For hundreds of years people have been frustrated by the lack of a single international language. A Frenchman spends years learning German, only to find that he can't talk to an American who's studied Spanish, and neither can talk to a Russian who's mastered Chinese. All their years of study were wasted! If only there were one language that all could learn!
Out of this frustration, many artificial languages were proposed: the bad Esperanto with its pointless adjective agreement and case endings, the fine Interlingua, and many more. But none caught on.
Then in 1930, C.K. Ogden proposed a tiny version of English: just 850 words that could be learned in a few months and used to say anything. He called it Basic English (BE).
There were many advantages: there were already hundreds of millions of native English speakers and more who had studied it. English grammar is entirely free of gender endings, almost free of case endings, and nearly free of conjugations (talk, talks, talked, will talk, has talked, talking -- vs fifty forms for every verb in Spanish). Moreover, there are very few irregular verbs (am-is-are-was-were-be-being-been) vs whole books of them in Spanish. English is the easiest language to learn, at least for everyday use.
People were excited. It was demonstrated that practically anything could indeed be said with these few words -- novels and scientific papers were written in BE. Churchill and Roosevelt agreed to push for it. Foreigners found they could indeed learn it as quickly as advertised. They liked it (except for the spelling, which Ogden refused to agree to reform.) The world realized that instead of spending years learning one foreign language that would let them communicate with just some people, they could instead spend just three months on this system and then talk to everybody. What a wonderful promise!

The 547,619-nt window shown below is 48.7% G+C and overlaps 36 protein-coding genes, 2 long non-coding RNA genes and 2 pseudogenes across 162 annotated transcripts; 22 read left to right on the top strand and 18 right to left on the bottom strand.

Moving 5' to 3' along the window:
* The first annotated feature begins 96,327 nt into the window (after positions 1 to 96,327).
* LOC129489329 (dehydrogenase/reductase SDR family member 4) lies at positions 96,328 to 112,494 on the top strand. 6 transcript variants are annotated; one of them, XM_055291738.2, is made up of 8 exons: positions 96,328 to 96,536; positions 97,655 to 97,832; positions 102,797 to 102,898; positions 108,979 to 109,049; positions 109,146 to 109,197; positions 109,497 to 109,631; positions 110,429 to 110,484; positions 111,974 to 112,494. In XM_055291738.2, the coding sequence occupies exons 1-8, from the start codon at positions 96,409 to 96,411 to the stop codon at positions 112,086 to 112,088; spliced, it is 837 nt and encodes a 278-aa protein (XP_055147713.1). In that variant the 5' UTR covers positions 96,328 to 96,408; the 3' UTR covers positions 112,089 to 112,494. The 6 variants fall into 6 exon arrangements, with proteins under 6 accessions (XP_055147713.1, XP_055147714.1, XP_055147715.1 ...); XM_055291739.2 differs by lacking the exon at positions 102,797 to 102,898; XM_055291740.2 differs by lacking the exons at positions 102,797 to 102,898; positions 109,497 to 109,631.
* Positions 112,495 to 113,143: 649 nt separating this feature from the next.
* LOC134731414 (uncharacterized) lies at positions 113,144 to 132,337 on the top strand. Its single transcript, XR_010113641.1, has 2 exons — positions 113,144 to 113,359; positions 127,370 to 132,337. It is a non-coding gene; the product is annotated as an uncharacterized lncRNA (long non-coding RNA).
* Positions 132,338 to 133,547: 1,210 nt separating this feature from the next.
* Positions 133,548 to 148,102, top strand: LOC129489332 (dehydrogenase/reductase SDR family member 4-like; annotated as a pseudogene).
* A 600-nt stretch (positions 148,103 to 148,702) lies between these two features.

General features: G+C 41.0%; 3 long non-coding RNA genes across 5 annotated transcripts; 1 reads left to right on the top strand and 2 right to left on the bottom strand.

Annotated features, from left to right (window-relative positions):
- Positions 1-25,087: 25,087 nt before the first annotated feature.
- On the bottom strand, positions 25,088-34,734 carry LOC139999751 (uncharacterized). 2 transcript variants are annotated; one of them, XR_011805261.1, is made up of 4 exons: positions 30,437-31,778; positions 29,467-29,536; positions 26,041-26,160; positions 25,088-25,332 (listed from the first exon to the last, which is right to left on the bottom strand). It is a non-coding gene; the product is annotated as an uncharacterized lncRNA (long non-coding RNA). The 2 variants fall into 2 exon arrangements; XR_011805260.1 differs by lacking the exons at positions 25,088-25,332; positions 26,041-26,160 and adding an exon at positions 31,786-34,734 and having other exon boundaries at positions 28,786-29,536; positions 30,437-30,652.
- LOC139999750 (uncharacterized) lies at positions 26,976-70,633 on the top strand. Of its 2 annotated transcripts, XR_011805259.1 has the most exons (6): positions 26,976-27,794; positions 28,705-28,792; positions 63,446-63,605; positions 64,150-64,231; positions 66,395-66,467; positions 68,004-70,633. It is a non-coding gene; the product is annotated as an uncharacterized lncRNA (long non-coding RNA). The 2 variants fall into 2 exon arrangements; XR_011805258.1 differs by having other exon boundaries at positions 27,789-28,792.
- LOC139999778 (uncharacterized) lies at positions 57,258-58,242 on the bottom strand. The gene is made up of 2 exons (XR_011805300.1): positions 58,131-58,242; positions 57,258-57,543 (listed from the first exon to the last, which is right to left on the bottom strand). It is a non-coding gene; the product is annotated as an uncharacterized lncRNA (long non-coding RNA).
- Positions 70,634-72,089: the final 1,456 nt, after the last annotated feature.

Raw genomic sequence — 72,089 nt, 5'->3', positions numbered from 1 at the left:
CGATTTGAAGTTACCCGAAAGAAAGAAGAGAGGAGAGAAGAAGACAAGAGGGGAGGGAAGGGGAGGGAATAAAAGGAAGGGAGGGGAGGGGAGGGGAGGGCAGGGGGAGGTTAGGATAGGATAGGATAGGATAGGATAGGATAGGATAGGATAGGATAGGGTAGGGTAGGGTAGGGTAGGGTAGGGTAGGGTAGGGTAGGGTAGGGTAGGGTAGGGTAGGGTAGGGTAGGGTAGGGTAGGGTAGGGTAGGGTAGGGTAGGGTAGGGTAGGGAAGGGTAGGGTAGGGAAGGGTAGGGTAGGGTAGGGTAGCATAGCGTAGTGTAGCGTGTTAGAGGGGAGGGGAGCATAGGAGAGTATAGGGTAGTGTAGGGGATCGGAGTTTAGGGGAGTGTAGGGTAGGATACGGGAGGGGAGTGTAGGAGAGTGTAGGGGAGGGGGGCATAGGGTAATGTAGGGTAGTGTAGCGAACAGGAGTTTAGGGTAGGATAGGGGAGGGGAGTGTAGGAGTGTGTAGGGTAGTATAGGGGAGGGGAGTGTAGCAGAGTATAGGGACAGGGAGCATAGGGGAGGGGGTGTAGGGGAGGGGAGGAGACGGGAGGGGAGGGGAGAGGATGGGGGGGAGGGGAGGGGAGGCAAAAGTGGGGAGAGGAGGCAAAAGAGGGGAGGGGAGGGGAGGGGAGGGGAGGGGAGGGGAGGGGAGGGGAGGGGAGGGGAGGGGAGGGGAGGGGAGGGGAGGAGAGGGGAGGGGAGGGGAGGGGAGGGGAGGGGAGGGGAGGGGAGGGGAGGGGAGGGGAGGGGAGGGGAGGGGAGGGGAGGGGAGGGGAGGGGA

But Churchill gave it to a government committee of incompetents
and it died. Not entirely -- you can still get books about it
from libraries. But the great push for it just withered.
I hope to revive it!
One great problem with any International English idea is our wretched English spelling, which does not agree with the way words are pronounced. So those who memorize the spelling are likely to think it represents the pronunciation and go around saying K-nife and K-now. And those learning to talk right will write "nife" and "no", and be laughed at. George Bernard Shaw tried to get Ogden to include reformed spelling in the system but he balked, saying one change at a time was enough and that if learners wrote in reformed they might be considered ignorant.
Ah, but with BTRSPL they can write in reformed and convert their
work to standard in moments. With such a small vocabulary we
can be sure every legitimate word is included in the dictionary.
Or they can take a BE novel in standard spelling (Traditional
Orthography or TO) and convert it in minutes to a
rational system, and read it for practice. I suspect that
learning to write in a consistent spelling system will cut a
third of the time out of learning BE, and greatly improve
pronunciation as well, since the letters will represent the real
sounds. Basic English will become twice as easy and attractive,
and this time it may take off!